Two net nets with mild-to-moderate manginess

by admin on October 28, 2012

Ryoden is a company that I have heard mentioned many times by foreign investors, but Japanese people seem to know of it as a “perennial value stock”.  The fact that it is a trading company, and is involved in semiconductors (hold nose) has kept me away, because trading companies are largely impenetrable, and change the business they are in every so often.  Also, I don’t, in practical terms at least, know what a semiconductor is (other than something related to a box full of wires).

Ryoyo is also a semiconductor trading company, and it came to my attention through Monish Pabrai.


Let’s start with Ryoden.

Ryoden is a bit doggy-looking – CAGR of EPS from 2004 to 2012 = ZERO!

Ryoden net income & assets per share Ryoden net income, something like op inc,  assets per share

However, there is one thing about Ryoden that caught my attention, and I started looking into it.

In 2010, they set up a 3-year plan which involved “contributing to society through a profitable growth strategy”. Now, if they were not contributing to society before that time, I really don’t know what they were up to, because their profits were not great. They bottomed out in 2010 at around 25 yen per share, and are expected to be around 71 yen per share for fiscal 2013.

So that seems that the plan has been working, which is obviously good news.

You can see the plan here (in Japanese):

The highlights are that basically they decided to focus on growth outside Japan (I can hear you saying “duh” – please be more polite) and on “environmental” products, which means energy-saving electronics.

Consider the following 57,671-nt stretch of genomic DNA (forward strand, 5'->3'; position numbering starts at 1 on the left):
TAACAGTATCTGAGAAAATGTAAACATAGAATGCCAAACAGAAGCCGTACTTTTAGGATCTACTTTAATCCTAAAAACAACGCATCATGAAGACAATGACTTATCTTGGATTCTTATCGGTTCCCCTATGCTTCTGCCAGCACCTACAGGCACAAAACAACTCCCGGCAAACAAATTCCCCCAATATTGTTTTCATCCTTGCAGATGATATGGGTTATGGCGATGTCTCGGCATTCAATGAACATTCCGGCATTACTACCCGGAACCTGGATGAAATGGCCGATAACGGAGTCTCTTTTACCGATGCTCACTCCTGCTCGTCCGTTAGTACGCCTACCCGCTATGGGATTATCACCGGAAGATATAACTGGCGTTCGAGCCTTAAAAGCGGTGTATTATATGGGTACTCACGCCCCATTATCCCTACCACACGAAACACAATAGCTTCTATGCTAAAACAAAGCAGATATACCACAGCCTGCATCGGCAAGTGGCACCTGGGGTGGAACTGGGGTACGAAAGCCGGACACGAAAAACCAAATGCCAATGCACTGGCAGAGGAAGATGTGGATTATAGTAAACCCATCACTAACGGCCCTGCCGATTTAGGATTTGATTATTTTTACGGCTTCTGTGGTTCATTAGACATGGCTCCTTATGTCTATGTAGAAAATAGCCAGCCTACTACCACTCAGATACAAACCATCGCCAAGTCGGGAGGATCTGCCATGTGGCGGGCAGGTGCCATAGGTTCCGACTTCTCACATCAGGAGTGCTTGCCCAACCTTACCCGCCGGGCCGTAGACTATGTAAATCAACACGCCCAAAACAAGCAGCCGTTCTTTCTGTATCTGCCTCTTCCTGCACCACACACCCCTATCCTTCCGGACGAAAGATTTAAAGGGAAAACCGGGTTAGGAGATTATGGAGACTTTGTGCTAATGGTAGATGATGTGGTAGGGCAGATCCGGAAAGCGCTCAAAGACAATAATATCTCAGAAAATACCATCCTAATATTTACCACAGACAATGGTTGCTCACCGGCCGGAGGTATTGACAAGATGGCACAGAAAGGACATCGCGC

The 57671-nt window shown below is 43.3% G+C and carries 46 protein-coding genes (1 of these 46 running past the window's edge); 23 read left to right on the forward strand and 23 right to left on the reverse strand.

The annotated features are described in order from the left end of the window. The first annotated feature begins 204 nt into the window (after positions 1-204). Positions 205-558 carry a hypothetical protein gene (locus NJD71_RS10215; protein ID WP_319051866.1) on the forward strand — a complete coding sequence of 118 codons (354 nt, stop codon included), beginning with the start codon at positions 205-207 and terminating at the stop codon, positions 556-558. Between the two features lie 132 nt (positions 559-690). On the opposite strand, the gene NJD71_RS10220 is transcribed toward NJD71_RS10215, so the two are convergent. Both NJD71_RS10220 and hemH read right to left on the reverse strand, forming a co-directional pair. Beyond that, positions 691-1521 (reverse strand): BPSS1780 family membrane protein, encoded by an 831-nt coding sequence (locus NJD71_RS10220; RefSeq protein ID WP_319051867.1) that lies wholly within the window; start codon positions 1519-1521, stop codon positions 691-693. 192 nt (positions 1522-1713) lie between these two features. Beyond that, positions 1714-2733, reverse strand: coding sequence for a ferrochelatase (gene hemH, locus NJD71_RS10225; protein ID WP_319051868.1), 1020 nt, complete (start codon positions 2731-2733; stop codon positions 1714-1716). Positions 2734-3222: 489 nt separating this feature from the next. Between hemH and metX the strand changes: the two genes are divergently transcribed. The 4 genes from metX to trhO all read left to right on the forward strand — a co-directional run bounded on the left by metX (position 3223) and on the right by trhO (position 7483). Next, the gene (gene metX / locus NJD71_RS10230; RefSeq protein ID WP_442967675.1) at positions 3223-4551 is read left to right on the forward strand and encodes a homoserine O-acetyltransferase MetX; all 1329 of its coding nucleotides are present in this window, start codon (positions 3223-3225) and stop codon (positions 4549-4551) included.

(By the way, this company is a net-net – so the first question I asked myself was not about valuation, but rather: “Will I be able to understand the business model?”, followed by: “Is the company any good”)

Now, although they are a trading company, their business model is a little bit more transparent than those of other trading companies.

They explain their business model on this page:

Although it is in Japanese, the graphic is quite helpful, I think.

Ryoden Ryoden

Basically, Japanese manufacturers of electronic goods are not very good at getting through to customers, apparently. Also, customers are not very good at approaching vendors. Ryoden is a middleman, but more than a warehouse – they are more like consultants. They get involved in talking about improving technology, supply chain management, and improving product purchasing with their clients. I know that this can be pretty hard to understand for people who are not familiar with Japan, but basically Japanese customers will always pay a bigger premium than you might expect to have things explained to them or arranged for them by middlemen. This gives rise to the phenomena, for example, of Japanese consumers loving package tours more so than those in other countries, Japanese restaurant customers very frequently going for set menus, and a surprising array of Japanese businesses offering “sets” of services and products in a single package as standard.  I just typed in to the Japanese version of Google the phrase “Buy it in a set” (in Japanese), and the top hits were:

Servers and CPUs

Land with a new building

Bathroom wear for men

Buying a set of seals (i.e. used to stamp official documents)


Anyway, there is an inherent demand for this kind of hand-holding service, particularly in new areas (when Japanese companies want to grow overseas).  Also, you need to know that Japanese companies have relationships with customers and suppliers that sometimes are incestuous when compared with Western “arms-length” criteria.